One of Dibond’s more common applications is as a printing substrate. The material is often used by print shops for photography and other artistic prints.
Tom Wood, an acclaimed street photographer, from Liverpool is renowned for “…capturing the nuances and spirit of the working-class people of Liverpool,” according to a recent press release by Sheena Campbell about Wood’s exhibit last October. The show featured hand-printed images from Wood’s photo books: Love (1989), Photie Man (2005) and Men/Women (2013). The Dibond aluminum composite prints were completed by UK’s Spectrum Photographic by “master printers” Paul Lowe and Andy Ford.
The exhibit was Wood’s first ever in Brighton and was part of the Brighton Photo Fringe which ran for the month of October. Hazel Watts, one of Spectrum Photographic’s Directors, explained to 3A Composite Graphic Display USA, “We use Dibond everyday…Dibond is one of our most popular products.”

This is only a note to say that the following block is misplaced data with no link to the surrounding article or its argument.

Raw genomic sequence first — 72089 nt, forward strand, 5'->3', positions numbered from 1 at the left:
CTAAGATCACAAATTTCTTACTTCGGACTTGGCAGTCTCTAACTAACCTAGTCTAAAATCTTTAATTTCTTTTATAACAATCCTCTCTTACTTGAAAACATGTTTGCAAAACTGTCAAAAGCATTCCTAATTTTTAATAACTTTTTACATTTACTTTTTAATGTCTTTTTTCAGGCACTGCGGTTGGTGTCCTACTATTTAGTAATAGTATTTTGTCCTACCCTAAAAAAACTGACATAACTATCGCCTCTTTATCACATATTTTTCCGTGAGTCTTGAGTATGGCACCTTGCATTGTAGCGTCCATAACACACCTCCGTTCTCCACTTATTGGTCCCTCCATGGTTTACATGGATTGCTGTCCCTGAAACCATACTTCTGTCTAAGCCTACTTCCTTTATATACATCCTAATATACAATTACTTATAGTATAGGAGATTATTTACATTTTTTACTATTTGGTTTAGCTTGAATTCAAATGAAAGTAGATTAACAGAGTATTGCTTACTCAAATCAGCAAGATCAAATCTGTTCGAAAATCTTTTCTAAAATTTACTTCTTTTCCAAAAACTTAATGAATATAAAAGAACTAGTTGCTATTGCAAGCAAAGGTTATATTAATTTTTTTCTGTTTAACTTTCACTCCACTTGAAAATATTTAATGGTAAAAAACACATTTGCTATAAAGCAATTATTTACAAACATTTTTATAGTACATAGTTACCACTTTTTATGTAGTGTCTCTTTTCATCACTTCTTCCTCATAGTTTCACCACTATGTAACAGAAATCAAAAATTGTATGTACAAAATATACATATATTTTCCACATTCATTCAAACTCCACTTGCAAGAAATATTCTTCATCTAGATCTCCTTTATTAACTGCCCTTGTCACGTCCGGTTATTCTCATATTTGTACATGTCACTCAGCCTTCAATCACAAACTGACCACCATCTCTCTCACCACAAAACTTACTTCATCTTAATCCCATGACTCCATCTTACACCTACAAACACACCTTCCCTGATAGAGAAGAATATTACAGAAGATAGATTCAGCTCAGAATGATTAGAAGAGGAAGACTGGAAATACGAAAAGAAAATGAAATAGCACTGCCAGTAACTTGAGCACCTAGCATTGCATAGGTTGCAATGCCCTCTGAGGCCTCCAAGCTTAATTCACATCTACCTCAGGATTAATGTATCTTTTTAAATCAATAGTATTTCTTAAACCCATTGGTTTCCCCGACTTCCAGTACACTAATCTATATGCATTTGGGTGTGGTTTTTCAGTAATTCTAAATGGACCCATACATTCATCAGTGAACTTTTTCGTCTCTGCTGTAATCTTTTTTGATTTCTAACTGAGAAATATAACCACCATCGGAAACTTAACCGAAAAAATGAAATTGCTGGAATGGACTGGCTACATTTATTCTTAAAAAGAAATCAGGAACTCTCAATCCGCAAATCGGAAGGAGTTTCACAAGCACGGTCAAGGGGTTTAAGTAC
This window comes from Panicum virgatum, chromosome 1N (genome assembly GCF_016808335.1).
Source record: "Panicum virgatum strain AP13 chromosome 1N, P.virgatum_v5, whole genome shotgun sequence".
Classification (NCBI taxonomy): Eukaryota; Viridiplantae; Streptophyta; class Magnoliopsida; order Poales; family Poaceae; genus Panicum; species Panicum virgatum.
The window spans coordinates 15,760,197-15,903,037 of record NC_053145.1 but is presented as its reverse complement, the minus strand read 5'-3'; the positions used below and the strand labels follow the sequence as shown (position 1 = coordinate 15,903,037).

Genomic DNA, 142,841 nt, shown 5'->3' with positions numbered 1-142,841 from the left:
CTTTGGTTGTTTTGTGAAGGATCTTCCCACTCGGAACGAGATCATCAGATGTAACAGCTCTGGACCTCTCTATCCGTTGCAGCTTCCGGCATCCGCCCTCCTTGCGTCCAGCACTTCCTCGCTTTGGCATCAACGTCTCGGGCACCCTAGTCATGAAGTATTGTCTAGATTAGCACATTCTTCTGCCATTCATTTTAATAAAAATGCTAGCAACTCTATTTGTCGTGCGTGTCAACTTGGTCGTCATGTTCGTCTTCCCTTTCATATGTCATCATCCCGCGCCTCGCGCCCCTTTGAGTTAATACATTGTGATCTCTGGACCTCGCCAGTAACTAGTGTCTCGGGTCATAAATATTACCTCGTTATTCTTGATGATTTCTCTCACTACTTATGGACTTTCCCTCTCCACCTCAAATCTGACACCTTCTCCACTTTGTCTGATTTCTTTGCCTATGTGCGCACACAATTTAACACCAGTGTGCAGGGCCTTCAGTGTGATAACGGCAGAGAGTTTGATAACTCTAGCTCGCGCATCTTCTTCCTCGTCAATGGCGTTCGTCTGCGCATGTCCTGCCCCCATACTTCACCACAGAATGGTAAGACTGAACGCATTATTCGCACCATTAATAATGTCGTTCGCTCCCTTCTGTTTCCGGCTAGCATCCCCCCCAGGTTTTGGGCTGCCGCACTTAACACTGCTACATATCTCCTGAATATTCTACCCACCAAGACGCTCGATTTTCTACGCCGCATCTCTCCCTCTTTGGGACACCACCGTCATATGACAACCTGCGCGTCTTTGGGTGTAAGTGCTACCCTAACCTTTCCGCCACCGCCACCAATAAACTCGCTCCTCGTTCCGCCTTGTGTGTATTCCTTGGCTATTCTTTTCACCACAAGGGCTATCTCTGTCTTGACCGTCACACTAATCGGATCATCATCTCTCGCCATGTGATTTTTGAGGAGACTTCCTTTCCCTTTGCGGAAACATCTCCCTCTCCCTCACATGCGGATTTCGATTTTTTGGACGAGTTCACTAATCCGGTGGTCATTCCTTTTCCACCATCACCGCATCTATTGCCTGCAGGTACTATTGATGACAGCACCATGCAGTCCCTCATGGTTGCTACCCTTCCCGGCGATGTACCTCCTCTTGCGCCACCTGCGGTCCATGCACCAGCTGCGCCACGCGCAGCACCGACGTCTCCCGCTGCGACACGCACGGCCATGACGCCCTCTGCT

The relatively small company with only eight members on staff specializes in photography and fine art printing and mounting. Watts further explained, “Dibond is often chosen for its longevity, smooth surface and because it is archival. It is also good for touring exhibitions because it is relatively light.”
The archival nature of the material is noted by artists and printers alike who require a material that is resistant to warping and will last longer than other traditional substrates.
Wood’s portraits required a material that would complement and enhance the vibrancy of his works. Each piece is an intimate glimpse into the lives of every day people.
Photography © Tom Wood
Information courtesy of Sheena Campbell and Spectrum Photographic